The home team trailing by a single drop-kick. The opposition, a juggernaut in the first half, now looking ragged; rumours of food poisoning starting to swirl.
The crowd rolls and roars, an ocean of anticipation, and then it breaks into a storm as the ball comes out. The scrumhalf rifles a flat pass; the flyhalf steadies himself, feeling the pull of the distant posts as he weighs the drop-kick that will define the rest of his life. And then a roar so loud that it seems the sky is a canvas being torn in half by a god reaching down to shake the foundations of the Earth.
Yes, it was quite a moment, that morning behind the primary school in the small Overberg farming town.
At least I think it was, because I wasn’t really fully conscious in the true sense of the word.
What I was, was frightened and confused. Because the flyhalf hadn’t kicked the ball. Instead he’d looked around him as six obese pre-teens with buzz cuts bore down on him, and he’d seen the only player on his team standing in space. Me.
I wasn’t being marked because I wasn’t a threat. My coach had parked me on the wing to keep me out of harm’s way and to prevent me from doing what I always did when the ball came to me: picking it up and kicking it into touch to make the running stop, if only for a few merciful seconds.
And yet now the ball was arcing towards me. I remember my despair that my teammates had chosen this moment to include me in their stupid game. I felt deeply betrayed. I looked at the sidelines, appealing for help from the sensible grown-ups, but I saw only a phalanx of unsympathetic parents: an impenetrable wall of polyester.
Someone was shouting at me: a father in the middle of the wall, a parody of an apartheid patriarch, straining his safari suit at the seams, his bristling moustache stained yellow by cigarettes, his face pale with fury, the veins and tendons on his neck standing out like whipcords lashing the back of a span of Voortrekker oxen.
“Fokken hardloop!” he screamed. And then someone dropped a piano on my head and hit me in the side with an ocean liner. The fat bastards had reached me, scuttling with nightmarish speed across half a field, like a pack of particularly swift crabs made of pink lard. I lay crumpled on the wet earth. The match was over.
I remember that man clearly, but without much ill will. For starters, he’s almost certainly dead now. This happened 30 years ago and nobody that angry or unhealthy could have made it through his 60s. Besides, if the 1992 referendum didn’t give him a stroke, I’m pretty sure the appointment of an English-speaking Springbok captain would have finished him off.
But the real reason I don’t hate him and his stupid rage is that I must have appeared astonishingly dense that morning. I must have looked as if I was farting about on a rugby field without knowing any of the rules of the game. Which was exactly the case.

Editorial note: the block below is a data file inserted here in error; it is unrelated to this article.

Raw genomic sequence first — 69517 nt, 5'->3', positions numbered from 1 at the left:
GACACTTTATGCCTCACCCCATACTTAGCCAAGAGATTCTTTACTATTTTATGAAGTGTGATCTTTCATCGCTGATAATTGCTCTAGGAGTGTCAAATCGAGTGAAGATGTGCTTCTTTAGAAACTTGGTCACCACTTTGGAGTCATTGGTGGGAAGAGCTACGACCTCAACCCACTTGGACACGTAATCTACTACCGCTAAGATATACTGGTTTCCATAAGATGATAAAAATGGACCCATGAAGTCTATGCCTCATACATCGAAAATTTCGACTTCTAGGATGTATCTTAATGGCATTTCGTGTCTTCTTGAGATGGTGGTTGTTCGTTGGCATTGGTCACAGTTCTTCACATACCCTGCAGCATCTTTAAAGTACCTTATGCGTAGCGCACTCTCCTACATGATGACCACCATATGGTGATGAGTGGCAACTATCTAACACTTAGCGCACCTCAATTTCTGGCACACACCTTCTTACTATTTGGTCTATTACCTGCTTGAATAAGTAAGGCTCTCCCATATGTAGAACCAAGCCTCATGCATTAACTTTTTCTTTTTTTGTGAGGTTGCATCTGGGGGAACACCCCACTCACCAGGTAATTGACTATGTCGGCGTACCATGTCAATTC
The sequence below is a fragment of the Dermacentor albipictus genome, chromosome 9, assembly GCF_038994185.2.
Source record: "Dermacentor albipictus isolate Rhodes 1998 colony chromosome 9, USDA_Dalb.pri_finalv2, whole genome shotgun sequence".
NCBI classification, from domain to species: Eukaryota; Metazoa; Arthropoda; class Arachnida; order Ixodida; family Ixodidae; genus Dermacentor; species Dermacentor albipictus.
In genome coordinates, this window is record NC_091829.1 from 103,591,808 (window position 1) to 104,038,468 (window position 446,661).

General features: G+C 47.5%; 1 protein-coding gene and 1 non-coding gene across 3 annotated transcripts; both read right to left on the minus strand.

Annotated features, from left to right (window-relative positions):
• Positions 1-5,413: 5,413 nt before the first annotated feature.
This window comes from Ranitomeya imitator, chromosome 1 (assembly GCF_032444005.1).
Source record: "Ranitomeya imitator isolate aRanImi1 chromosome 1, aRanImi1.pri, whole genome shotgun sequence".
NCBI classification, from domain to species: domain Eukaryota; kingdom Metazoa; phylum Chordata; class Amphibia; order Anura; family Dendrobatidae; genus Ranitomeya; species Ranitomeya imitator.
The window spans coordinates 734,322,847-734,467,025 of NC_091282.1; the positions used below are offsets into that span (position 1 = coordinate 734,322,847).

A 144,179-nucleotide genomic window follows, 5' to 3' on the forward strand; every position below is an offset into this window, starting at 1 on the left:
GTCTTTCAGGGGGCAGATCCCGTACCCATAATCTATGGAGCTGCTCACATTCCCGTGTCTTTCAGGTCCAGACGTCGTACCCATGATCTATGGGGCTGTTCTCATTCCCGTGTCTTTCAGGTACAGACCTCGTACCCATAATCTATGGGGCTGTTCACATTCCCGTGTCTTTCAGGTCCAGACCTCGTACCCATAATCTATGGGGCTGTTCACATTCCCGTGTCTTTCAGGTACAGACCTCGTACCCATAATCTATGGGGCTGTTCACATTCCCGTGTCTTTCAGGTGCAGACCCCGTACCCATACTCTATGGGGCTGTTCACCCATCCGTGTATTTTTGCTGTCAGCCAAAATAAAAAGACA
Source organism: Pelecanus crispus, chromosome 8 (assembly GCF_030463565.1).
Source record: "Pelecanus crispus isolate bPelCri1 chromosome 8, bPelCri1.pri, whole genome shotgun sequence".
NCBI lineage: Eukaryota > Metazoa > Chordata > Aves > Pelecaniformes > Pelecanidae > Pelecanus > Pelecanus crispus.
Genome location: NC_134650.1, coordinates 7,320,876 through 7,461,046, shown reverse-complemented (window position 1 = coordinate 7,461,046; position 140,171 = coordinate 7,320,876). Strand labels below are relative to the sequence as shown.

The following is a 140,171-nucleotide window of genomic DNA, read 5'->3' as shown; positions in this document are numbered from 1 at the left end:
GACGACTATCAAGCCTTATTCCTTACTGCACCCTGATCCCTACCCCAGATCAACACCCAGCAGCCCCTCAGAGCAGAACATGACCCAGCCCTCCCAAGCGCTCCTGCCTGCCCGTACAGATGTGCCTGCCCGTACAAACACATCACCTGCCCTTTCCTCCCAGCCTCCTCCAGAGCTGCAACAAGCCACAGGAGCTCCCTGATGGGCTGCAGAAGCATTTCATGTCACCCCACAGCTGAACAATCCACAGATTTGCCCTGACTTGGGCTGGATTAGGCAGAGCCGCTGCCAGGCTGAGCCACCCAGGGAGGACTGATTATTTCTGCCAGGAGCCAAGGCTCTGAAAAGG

Nobody had taught me the basics of the sport because they assumed I knew them. And, to be fair, in that tiny community it was a fairly safe assumption. In their universe it was inconceivable that a white boy would know nothing about rugby. When I’d asked my coach to explain the rules to me, he’d brushed me off, perhaps assuming I was making an esoteric joke that only English-speaking gay atheists would find funny. And so I played three or four matches, touched the ball twice, got sat on by lots of fat children, and never had the faintest clue about what was going on.
I remembered the assumptions of that cultural cocoon this week as Springbok captain Jean de Villiers told a radio station that it was “almost the responsibility” of every citizen to support the national rugby team in the coming World Cup.
It was a ludicrous demand. I mean, we’d all still be laughing if the captain of the national shuffleboard team told us it was a civic responsibility, like voting, to root for our team in next week’s Shuffle-Rama Super Slide-Off in Miami’s Final Countdown retirement village.
Yet nobody was laughing at De Villiers. Instead hands were reaching for hearts. National symbols were being dusted off. Marketing organ grinders and their monkeys were grinding out anthems.
We’re being encouraged, even subtly instructed, to join in a game – of identity, of loyalty, of patriotism – whose rules nobody has explained but which we’re expected to know. As for me, I’ve been bundled into touch, out of touch, as confused as I was 30 years ago on that cold, fresh field.